He left me a message, so I called him back.
It's funny how, even if you haven't talked to a childhood friend in a long time, the conversation picks up as if you had just spoken earlier in the day.
"Remember that location you always said you'd like to buy one day?" he asked me.
He was referring to a store in our hometown of Ashdown, Arkansas. For some reason back then, I felt I had a calling to be the proprietor of my own business.
I'd sell my wares, and the people of the town would rush in to buy them.
At least, that's how it worked in my minds eye.
My minds eye saw a lot of things when I was a kid. And the visions were pure. They weren't bogged down by thoughts of taxes, keeping inventory, competition, or other realities of what it takes to actually make a living when you own your own business.
This I would learn about later when I opened a recording studio, published books to sell, and wrote a newspaper column.
But in the early years, my buddy and I dreamed. It's what you did back when America was thriving because of small town businesses.
And Ashdown had lots of them.
The Ben Franklin five and dime was the Dollar General of the day. You really could go in with a nickel or a dime and walk out with treasures.
The man who owned Ben Franklin lived at the end of our street. The tallest man I'd ever seen. When you went into his five and dime, he'd ask if you needed any help. His height made him seem intimidating, but I know he meant well. He was very nice and seemed to love children.
Across the street from Ben Franklin was the Western Auto. Western Auto was a favorite destination of dads and kids. While your father was having a set of tires put on the family car, the children could eye the latest Western Flyer bicycles.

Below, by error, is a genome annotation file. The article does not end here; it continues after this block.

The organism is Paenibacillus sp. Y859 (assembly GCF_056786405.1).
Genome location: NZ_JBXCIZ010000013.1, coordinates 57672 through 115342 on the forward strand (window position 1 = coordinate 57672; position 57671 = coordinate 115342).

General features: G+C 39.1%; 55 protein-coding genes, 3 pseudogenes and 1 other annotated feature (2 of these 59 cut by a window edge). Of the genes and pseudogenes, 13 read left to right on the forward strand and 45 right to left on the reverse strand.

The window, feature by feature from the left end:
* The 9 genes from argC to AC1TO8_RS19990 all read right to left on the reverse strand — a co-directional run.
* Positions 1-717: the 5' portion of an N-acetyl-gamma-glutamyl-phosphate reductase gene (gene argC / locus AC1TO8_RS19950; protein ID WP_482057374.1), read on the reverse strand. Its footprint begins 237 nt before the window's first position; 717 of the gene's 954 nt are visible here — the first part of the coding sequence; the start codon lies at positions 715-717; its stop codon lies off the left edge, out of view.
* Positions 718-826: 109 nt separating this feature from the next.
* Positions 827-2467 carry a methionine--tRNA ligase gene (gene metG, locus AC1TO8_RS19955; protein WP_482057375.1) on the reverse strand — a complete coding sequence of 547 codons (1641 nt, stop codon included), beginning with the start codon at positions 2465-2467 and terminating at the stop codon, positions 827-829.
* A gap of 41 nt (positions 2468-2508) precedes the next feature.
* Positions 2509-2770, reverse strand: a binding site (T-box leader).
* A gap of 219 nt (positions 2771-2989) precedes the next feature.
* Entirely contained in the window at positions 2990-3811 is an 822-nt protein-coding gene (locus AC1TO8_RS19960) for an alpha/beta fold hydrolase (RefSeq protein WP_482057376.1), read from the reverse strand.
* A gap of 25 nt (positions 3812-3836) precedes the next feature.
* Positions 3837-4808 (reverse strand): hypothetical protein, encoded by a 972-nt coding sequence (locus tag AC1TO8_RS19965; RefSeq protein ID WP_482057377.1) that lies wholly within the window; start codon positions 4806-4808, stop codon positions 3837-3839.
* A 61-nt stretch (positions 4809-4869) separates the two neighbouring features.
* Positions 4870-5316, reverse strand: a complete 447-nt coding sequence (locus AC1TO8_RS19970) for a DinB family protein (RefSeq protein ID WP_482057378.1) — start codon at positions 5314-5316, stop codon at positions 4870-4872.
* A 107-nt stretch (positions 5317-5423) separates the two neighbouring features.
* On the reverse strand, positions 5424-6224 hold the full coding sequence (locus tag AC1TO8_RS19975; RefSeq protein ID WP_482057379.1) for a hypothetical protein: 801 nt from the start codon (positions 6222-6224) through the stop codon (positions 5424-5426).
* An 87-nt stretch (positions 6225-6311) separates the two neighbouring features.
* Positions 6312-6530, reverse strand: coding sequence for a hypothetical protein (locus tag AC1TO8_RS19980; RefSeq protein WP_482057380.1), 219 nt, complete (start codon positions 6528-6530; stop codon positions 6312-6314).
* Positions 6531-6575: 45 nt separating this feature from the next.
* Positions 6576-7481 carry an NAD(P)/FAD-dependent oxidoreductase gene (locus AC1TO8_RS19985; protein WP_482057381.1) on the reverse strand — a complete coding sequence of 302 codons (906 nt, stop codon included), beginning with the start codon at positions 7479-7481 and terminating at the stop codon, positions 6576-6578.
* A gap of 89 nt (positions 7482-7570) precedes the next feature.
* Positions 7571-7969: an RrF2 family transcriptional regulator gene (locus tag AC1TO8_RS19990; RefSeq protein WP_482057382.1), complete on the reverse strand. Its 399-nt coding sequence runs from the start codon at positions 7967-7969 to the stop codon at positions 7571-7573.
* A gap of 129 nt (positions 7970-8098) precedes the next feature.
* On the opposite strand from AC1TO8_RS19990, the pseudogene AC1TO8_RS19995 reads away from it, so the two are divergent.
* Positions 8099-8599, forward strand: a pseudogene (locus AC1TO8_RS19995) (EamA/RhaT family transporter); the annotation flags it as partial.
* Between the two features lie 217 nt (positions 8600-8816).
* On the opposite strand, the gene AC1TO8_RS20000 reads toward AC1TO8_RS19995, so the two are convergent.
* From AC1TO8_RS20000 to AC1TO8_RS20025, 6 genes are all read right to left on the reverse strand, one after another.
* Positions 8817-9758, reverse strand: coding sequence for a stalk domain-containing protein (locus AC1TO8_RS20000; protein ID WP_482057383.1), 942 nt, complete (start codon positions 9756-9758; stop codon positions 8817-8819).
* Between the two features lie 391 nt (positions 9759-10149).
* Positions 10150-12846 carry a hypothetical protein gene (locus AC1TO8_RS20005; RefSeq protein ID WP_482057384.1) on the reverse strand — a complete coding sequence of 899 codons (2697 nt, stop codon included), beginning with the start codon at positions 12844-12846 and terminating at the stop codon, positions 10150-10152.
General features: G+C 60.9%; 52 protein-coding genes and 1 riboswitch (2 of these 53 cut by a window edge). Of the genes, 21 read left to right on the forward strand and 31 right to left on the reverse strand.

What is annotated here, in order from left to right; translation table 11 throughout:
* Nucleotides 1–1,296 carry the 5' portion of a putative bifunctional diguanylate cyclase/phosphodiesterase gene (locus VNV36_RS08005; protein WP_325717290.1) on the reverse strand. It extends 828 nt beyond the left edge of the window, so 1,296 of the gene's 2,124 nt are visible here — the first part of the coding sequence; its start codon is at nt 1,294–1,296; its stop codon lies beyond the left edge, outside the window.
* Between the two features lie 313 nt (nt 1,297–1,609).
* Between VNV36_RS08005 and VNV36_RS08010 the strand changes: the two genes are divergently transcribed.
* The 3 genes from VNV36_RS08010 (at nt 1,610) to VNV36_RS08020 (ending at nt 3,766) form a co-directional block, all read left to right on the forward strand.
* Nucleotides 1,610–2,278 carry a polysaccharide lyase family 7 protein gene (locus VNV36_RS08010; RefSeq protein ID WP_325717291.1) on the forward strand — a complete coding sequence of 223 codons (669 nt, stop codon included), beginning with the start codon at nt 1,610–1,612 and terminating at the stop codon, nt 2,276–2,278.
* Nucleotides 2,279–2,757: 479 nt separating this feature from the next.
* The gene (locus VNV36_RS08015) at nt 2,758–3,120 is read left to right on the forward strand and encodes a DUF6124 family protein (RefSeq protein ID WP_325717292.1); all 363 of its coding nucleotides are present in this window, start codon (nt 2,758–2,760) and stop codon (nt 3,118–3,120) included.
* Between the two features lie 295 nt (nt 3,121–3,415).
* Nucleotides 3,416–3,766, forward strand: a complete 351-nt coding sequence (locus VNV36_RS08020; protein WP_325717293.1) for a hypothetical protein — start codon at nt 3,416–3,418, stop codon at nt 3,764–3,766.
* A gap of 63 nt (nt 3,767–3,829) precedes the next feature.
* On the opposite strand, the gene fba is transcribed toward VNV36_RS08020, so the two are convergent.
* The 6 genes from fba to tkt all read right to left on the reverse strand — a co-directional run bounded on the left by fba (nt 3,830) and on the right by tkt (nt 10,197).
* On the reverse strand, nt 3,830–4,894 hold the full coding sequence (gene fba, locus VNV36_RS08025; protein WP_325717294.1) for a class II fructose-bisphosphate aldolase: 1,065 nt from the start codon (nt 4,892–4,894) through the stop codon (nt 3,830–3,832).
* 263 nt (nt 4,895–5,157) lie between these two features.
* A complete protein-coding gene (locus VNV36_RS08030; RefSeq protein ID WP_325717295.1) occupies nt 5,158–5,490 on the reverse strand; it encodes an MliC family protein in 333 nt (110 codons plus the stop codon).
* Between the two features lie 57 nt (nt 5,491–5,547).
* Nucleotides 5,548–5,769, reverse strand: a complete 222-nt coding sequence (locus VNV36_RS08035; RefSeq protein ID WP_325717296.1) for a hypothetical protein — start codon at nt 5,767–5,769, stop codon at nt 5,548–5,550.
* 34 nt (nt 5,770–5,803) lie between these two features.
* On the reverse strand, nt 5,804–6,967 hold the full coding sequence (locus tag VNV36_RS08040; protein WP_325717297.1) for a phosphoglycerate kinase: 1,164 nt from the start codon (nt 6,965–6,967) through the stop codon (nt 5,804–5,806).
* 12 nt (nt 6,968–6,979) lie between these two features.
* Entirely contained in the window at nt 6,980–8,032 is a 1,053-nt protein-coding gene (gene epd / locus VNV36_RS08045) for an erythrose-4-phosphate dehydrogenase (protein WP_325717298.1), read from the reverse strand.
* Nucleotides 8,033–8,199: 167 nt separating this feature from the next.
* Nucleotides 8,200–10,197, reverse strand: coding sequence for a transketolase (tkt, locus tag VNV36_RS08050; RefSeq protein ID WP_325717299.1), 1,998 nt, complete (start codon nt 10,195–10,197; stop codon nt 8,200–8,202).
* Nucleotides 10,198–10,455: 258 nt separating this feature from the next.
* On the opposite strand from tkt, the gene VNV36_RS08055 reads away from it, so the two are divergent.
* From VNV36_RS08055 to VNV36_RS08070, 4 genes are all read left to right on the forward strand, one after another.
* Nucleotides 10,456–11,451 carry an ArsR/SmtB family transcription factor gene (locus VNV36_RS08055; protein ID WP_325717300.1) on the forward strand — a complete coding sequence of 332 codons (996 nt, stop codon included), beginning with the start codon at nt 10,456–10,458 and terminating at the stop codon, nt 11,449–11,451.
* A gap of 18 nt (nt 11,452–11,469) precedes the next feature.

The hope of course was that pointing a bike out to dad would result in him sharing that information with Santa.
Even though it was a national chain, Western Auto was a franchise and provided local ownership. The company actually pioneered the franchise model.
A model that Oklahoma Tire and Supply Company (OTASCO) adopted. Ashdown's OTASCO store was down the way from Western Auto and was owned by the Russells. They were a wonderful family with three sons, all of whom attended school with me. Mrs. Russell also served as mayor.
OTASCO was like a small Sears. You could buy tools and household items, but auto accessories were the allure for me.
They sold me a set of mag wheels there for my 1972 Olds Cutlass Supreme. On credit, since I didn't have the $500.
I paid them back early and was grateful to them. That one gesture of trust and kindness helped me establish credit in my name. Credit that I still use today.
That's what small town businesses do. They help others in their town and in turn create trust and repeat business for themselves.
Such was the case with Shur-Way, a home-owned grocery store in Ashdown. They carried all of the brand names you wanted, but also offered an excellent selection of meats.
The father and son ran the meat department and could cut steaks or chops any way you wanted them. They also sliced some excellent bologna.
We gauged bologna quality by whether it bowed up evenly when you were frying it in a cast iron skillet. Shur-Way had good bologna.
Another location that helped build my hometown, and there were many, included Herb's Creamland. My cousin Herb started this roadside burger and ice cream stand in the mid-50s.
Herb was a big supporter of sports and other hometown activities. Almost all of the other business owners did the same thing. They gave back.
I'm too far away now to go back and buy that business that's now available. But I do have a request of the person who does.
Please keep it hometown. Keep it local. Give back. It's what works. And you won't find better happiness.
For you and everyone else.
John's latest book, "Puns for Groan People," and volumes 1 and 2 of his series "Write of Passage: A Southerner's View of Then and Now" are available on his website, TheCountryWriter.com, where you can also send him a message and hear his weekly podcast.
©2022 John Moore